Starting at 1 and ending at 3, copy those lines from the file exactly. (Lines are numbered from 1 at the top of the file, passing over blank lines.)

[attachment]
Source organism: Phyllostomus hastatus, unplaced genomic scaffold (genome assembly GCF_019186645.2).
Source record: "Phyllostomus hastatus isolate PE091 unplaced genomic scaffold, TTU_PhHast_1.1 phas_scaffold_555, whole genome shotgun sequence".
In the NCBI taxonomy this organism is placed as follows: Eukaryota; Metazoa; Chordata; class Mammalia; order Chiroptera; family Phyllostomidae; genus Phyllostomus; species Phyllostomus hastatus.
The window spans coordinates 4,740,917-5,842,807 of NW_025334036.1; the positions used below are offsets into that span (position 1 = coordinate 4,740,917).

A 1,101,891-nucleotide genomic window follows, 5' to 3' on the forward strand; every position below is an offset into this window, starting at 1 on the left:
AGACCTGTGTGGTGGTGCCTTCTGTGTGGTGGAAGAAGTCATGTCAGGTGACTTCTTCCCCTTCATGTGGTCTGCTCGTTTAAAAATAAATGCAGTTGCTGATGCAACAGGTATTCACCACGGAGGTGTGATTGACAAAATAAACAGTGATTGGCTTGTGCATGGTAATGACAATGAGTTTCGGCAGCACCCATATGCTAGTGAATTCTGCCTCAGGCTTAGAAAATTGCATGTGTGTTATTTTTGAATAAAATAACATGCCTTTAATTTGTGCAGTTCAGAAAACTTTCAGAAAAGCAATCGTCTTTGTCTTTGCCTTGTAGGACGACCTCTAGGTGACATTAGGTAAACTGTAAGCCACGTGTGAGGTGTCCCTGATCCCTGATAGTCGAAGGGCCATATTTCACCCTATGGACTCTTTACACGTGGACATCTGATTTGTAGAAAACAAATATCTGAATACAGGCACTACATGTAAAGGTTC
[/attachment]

Source organism: Phyllostomus hastatus, unplaced genomic scaffold (genome assembly GCF_019186645.2).
Source record: "Phyllostomus hastatus isolate PE091 unplaced genomic scaffold, TTU_PhHast_1.1 phas_scaffold_555, whole genome shotgun sequence".
In the NCBI taxonomy this organism is placed as follows: Eukaryota; Metazoa; Chordata; class Mammalia; order Chiroptera; family Phyllostomidae; genus Phyllostomus; species Phyllostomus hastatus.